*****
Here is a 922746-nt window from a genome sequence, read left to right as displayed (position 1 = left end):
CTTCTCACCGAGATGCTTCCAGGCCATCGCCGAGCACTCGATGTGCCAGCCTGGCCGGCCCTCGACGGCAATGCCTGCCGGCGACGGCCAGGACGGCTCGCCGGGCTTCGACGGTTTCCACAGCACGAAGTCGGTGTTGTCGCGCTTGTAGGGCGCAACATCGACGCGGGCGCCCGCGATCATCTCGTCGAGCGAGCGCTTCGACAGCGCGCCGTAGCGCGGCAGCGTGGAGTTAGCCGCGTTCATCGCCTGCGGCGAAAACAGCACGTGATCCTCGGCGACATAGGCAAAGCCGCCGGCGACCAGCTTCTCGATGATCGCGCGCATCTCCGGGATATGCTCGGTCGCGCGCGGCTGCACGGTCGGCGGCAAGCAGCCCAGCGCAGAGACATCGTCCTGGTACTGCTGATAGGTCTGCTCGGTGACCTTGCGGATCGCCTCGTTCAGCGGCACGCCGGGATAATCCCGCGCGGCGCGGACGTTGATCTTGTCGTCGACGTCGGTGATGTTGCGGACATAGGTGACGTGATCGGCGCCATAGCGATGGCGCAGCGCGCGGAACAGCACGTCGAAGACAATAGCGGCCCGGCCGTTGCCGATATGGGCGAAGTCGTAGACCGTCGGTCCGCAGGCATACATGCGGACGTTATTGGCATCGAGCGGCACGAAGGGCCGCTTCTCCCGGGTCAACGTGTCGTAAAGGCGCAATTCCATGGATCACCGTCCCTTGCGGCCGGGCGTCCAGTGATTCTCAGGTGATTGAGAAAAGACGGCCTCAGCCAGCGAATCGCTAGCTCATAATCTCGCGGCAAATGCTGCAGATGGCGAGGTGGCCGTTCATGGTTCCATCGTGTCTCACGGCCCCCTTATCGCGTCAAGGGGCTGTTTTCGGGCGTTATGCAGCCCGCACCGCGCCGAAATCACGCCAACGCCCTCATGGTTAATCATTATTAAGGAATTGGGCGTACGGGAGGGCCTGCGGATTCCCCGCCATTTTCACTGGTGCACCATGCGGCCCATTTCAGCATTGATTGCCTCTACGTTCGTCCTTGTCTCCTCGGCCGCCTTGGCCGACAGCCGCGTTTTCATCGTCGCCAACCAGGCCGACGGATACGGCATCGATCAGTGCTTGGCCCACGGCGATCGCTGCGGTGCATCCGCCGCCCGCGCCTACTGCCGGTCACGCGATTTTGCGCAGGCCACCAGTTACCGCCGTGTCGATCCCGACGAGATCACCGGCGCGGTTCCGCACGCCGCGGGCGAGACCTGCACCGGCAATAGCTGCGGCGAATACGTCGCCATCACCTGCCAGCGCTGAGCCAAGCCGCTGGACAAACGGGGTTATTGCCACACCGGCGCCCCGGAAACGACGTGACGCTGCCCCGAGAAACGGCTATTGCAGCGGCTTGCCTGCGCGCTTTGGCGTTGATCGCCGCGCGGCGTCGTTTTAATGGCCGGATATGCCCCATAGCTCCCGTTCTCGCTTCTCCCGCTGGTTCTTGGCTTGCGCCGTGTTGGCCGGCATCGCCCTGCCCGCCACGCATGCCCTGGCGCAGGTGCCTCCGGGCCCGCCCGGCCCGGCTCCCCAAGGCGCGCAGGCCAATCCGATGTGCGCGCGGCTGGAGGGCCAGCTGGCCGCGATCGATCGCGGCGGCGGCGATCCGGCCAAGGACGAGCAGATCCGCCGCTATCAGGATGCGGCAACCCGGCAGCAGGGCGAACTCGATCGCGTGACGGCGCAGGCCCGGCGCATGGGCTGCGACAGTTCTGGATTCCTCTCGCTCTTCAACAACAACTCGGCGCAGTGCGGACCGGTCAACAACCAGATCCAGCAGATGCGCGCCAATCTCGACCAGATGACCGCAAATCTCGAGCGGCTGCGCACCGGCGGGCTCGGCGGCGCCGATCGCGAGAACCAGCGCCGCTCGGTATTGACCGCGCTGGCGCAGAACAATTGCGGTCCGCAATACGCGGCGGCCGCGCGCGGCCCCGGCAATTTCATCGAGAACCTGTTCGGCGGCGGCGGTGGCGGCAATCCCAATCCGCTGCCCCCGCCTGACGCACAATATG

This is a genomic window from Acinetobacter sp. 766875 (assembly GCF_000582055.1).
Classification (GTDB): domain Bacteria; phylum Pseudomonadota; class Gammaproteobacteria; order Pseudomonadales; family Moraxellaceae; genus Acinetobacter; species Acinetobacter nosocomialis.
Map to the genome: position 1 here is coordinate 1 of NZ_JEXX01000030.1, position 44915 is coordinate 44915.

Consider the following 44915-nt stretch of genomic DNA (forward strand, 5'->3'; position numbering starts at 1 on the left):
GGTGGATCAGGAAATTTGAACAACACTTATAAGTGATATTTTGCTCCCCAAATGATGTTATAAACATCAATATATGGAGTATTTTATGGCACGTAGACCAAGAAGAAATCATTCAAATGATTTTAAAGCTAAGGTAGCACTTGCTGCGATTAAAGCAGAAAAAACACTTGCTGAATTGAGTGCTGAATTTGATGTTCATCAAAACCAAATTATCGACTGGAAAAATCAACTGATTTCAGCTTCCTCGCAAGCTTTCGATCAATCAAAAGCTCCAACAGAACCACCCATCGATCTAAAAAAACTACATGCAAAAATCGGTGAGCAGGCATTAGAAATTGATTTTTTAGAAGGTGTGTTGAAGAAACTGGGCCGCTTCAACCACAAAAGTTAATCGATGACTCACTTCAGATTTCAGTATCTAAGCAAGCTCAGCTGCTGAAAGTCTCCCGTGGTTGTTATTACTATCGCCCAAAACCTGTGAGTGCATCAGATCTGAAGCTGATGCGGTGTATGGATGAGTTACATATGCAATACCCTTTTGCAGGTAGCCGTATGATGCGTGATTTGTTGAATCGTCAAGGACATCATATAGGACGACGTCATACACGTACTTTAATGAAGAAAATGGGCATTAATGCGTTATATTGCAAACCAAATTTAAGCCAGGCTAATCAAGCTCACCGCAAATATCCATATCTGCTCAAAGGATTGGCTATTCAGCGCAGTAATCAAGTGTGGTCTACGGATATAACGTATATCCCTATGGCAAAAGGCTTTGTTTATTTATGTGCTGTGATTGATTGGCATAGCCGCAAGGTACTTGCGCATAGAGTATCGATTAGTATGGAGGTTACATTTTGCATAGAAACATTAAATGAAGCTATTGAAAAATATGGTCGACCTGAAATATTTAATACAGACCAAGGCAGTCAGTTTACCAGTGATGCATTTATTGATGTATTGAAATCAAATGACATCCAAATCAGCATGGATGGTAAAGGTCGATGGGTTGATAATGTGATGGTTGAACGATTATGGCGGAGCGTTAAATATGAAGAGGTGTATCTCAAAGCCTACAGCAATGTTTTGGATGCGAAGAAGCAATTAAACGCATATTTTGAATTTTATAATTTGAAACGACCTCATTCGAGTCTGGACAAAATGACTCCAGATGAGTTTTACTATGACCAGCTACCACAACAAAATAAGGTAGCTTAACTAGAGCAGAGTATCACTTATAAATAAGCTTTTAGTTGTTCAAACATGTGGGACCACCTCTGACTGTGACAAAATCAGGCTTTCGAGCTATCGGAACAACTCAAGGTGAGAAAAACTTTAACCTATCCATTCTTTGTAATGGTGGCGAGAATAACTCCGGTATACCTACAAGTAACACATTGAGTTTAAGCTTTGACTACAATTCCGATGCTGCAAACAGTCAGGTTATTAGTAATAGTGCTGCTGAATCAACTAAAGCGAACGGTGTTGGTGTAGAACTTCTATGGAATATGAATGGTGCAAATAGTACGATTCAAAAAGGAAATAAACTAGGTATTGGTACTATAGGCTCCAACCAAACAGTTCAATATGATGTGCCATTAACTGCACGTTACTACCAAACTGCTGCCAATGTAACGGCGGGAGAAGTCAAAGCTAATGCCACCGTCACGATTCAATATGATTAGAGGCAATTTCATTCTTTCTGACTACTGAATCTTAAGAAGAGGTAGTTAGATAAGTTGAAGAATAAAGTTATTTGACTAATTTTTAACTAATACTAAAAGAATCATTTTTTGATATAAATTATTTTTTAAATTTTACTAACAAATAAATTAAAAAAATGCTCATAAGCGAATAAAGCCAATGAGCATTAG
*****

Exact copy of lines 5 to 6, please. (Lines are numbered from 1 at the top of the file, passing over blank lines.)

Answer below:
Map to the genome: position 1 here is coordinate 1 of NZ_JEXX01000030.1, position 44915 is coordinate 44915.

Consider the following 44915-nt stretch of genomic DNA (forward strand, 5'->3'; position numbering starts at 1 on the left):